Now I’d seen this movie years ago when a friend leant me the old VHS copy and I remember thinking... yeah, okay. Not terrible but not really a great film. But I couldn’t really remember it and my tastes have mellowed over the years. Also, if that tape was not in its original aspect ratio I would have probably “felt” the way it had been tampered with in terms of shot flow and design in a negative manner. I’m usually pretty sensitive to that kind of stuff.

This time around I really loved it but, while it is technically a British vampire movie, in that it was made with British money and is set and shot over here, I really wouldn’t go as far to count this as a British movie.

True, the acting in it is very "British", that is to say, the dialogue is very colloquial to our country while, at the same time, also being quite bad (in this case) and somewhat stilted in the acting style. Everything is delivered in a very proper but also very stiff manner which seems almost at an odds with the nature of the characters being portrayed. Why I say it’s not really a British movie is because of two reasons...

One is that the director, José Ramón Larraz, is Spanish... and one can see just by looking at the content of this movie that no British director would have turned this story in, in quite this manner (ironically, if the actors had been speaking Spanish and I’d been relying on subtitles, I probably wouldn’t have noticed the incredibly bad acting that goes on by the majority of the cast in this movie). The film deals with two female vampires who get picked up hitchhiking every night and lure their “good samaritans” back to their little stately home so they can have sex with them and kill them so they can drink their fill of life preserving blood (although that in itself is an impractical thing in that a fresh corpse a night would certainly have provoked more ballyhoo with the local police).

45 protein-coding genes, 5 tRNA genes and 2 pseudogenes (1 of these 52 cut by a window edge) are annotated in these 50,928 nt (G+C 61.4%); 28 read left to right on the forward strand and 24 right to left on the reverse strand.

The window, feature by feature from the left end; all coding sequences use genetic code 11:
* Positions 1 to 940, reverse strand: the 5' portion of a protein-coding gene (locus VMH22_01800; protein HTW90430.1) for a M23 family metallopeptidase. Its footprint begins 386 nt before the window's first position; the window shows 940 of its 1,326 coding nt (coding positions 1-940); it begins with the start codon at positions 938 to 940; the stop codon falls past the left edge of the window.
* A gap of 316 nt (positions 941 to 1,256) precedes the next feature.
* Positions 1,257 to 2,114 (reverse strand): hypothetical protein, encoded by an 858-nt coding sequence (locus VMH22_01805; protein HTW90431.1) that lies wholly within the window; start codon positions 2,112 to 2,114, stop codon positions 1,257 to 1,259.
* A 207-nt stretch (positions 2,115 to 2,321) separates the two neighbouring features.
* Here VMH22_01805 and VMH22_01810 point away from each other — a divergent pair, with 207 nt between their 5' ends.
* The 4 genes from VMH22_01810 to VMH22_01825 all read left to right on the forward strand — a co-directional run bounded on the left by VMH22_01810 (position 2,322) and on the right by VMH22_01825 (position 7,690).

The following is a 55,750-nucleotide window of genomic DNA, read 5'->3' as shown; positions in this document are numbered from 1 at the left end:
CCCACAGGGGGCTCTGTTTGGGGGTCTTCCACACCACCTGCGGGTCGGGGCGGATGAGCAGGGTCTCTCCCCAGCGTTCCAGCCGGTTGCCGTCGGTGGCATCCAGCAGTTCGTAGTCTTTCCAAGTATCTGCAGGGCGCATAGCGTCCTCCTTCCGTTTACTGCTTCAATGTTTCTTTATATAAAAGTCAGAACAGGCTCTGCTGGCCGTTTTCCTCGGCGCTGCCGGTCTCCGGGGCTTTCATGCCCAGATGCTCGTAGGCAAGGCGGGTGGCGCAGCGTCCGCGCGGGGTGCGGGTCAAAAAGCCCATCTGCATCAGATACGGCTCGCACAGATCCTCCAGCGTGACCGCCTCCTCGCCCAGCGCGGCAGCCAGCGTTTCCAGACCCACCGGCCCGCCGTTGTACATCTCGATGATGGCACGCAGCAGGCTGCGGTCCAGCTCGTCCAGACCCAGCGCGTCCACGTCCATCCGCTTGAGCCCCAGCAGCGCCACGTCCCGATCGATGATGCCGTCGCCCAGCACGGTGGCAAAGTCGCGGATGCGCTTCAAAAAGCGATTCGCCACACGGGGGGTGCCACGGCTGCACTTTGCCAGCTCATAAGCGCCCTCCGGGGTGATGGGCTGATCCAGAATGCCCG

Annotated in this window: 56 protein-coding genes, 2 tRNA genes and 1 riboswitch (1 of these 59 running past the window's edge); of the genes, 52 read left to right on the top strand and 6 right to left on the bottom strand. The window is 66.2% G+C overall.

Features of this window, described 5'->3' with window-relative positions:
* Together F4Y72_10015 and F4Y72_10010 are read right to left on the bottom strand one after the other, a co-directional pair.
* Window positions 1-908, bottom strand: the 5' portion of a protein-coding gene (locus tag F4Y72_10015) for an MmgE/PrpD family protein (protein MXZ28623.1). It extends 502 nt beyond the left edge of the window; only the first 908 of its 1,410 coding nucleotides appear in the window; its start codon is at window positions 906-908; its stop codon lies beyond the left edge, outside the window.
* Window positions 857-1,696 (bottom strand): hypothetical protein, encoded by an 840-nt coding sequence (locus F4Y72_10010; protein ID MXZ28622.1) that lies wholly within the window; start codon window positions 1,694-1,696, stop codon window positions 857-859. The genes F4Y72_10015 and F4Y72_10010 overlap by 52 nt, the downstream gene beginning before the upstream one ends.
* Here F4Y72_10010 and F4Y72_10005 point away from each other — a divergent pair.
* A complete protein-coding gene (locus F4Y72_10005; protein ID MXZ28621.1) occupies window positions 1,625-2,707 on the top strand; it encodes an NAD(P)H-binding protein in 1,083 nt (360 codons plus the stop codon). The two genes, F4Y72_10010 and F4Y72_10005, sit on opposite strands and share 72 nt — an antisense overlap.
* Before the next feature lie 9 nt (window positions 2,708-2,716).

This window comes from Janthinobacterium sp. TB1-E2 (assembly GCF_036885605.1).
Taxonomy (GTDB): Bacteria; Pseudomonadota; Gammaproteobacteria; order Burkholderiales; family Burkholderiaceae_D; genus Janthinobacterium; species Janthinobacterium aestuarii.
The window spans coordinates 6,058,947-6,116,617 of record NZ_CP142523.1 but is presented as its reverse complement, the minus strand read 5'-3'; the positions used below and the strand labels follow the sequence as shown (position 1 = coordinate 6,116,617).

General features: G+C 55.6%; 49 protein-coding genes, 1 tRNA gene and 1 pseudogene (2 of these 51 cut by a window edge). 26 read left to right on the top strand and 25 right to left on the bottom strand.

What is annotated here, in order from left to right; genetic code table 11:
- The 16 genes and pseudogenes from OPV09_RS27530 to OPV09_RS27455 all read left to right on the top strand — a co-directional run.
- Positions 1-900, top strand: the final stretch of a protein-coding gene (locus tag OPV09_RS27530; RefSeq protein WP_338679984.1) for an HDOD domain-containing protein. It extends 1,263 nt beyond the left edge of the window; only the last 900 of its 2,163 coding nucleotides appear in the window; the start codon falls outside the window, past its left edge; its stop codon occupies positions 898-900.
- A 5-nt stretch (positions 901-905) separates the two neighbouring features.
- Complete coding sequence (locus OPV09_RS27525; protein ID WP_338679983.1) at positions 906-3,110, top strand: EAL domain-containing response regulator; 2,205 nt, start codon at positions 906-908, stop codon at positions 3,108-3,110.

And that’s where my second point comes in. The film deals with two bisexual vampires who spend a lot of time naked and “getting it on” with both their victims and each other in fairly, for the time, graphic detail which most British directors then would have certainly shied away from. These are nothing less than “stylishly seventies” blood orgies... which are a bit of a rarity even now in this country (the film was somewhat cut on it’s initial cinema release and some of it’s subsequent home viewing editions over here) but the most interesting influence on this one must surely be that... well... I reckon the director may have been a bit of a Jean Rollin fan.